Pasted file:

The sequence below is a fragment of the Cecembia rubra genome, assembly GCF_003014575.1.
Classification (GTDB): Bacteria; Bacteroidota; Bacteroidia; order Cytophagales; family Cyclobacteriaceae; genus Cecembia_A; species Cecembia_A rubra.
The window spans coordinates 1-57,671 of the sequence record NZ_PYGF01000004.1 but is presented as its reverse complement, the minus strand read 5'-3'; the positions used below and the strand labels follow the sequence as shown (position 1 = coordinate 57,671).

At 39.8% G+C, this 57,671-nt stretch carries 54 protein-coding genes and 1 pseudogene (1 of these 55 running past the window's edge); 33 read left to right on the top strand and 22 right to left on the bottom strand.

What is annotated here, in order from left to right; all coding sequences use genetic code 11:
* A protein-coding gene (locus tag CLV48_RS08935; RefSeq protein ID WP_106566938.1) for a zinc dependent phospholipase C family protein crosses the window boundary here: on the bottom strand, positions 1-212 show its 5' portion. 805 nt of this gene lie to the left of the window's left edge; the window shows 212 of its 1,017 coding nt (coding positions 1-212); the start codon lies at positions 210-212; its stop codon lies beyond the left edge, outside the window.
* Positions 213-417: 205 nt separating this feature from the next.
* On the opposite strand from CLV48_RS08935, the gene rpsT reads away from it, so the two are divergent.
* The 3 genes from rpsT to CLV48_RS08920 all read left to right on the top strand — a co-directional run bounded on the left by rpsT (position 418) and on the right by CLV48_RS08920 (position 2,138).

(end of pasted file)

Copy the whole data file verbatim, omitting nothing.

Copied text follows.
The sequence below is a fragment of the Cecembia rubra genome, assembly GCF_003014575.1.
Classification (GTDB): Bacteria; Bacteroidota; Bacteroidia; order Cytophagales; family Cyclobacteriaceae; genus Cecembia_A; species Cecembia_A rubra.
The window spans coordinates 1-57,671 of the sequence record NZ_PYGF01000004.1 but is presented as its reverse complement, the minus strand read 5'-3'; the positions used below and the strand labels follow the sequence as shown (position 1 = coordinate 57,671).

At 39.8% G+C, this 57,671-nt stretch carries 54 protein-coding genes and 1 pseudogene (1 of these 55 running past the window's edge); 33 read left to right on the top strand and 22 right to left on the bottom strand.

What is annotated here, in order from left to right; all coding sequences use genetic code 11:
* A protein-coding gene (locus tag CLV48_RS08935; RefSeq protein ID WP_106566938.1) for a zinc dependent phospholipase C family protein crosses the window boundary here: on the bottom strand, positions 1-212 show its 5' portion. 805 nt of this gene lie to the left of the window's left edge; the window shows 212 of its 1,017 coding nt (coding positions 1-212); the start codon lies at positions 210-212; its stop codon lies beyond the left edge, outside the window.
* Positions 213-417: 205 nt separating this feature from the next.
* On the opposite strand from CLV48_RS08935, the gene rpsT reads away from it, so the two are divergent.
* The 3 genes from rpsT to CLV48_RS08920 all read left to right on the top strand — a co-directional run bounded on the left by rpsT (position 418) and on the right by CLV48_RS08920 (position 2,138).